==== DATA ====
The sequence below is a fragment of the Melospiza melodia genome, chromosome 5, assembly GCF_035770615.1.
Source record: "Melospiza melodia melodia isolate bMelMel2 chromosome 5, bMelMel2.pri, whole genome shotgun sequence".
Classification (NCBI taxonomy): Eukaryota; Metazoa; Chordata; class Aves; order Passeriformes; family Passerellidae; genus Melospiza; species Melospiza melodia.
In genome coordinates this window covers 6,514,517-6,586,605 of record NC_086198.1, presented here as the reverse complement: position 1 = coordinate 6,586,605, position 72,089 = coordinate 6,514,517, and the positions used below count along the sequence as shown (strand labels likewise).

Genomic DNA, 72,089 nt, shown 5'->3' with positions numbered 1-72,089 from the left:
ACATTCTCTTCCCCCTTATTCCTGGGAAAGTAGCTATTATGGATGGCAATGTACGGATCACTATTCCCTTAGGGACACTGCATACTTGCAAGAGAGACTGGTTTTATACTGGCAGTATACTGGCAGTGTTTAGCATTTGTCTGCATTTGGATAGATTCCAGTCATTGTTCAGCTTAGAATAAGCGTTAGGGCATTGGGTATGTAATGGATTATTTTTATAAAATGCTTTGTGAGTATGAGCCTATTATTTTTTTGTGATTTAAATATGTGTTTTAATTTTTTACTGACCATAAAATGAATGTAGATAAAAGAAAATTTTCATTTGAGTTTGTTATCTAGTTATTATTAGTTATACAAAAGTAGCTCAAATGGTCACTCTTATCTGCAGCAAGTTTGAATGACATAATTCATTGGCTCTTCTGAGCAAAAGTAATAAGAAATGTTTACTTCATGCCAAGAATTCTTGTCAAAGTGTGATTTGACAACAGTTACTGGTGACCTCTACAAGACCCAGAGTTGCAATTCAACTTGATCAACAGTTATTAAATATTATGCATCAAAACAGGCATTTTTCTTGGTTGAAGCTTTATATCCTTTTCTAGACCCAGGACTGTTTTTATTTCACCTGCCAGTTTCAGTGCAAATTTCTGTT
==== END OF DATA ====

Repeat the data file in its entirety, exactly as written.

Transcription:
The sequence below is a fragment of the Melospiza melodia genome, chromosome 5, assembly GCF_035770615.1.
Source record: "Melospiza melodia melodia isolate bMelMel2 chromosome 5, bMelMel2.pri, whole genome shotgun sequence".
Classification (NCBI taxonomy): Eukaryota; Metazoa; Chordata; class Aves; order Passeriformes; family Passerellidae; genus Melospiza; species Melospiza melodia.
In genome coordinates this window covers 6,514,517-6,586,605 of record NC_086198.1, presented here as the reverse complement: position 1 = coordinate 6,586,605, position 72,089 = coordinate 6,514,517, and the positions used below count along the sequence as shown (strand labels likewise).

Genomic DNA, 72,089 nt, shown 5'->3' with positions numbered 1-72,089 from the left:
ACATTCTCTTCCCCCTTATTCCTGGGAAAGTAGCTATTATGGATGGCAATGTACGGATCACTATTCCCTTAGGGACACTGCATACTTGCAAGAGAGACTGGTTTTATACTGGCAGTATACTGGCAGTGTTTAGCATTTGTCTGCATTTGGATAGATTCCAGTCATTGTTCAGCTTAGAATAAGCGTTAGGGCATTGGGTATGTAATGGATTATTTTTATAAAATGCTTTGTGAGTATGAGCCTATTATTTTTTTGTGATTTAAATATGTGTTTTAATTTTTTACTGACCATAAAATGAATGTAGATAAAAGAAAATTTTCATTTGAGTTTGTTATCTAGTTATTATTAGTTATACAAAAGTAGCTCAAATGGTCACTCTTATCTGCAGCAAGTTTGAATGACATAATTCATTGGCTCTTCTGAGCAAAAGTAATAAGAAATGTTTACTTCATGCCAAGAATTCTTGTCAAAGTGTGATTTGACAACAGTTACTGGTGACCTCTACAAGACCCAGAGTTGCAATTCAACTTGATCAACAGTTATTAAATATTATGCATCAAAACAGGCATTTTTCTTGGTTGAAGCTTTATATCCTTTTCTAGACCCAGGACTGTTTTTATTTCACCTGCCAGTTTCAGTGCAAATTTCTGTT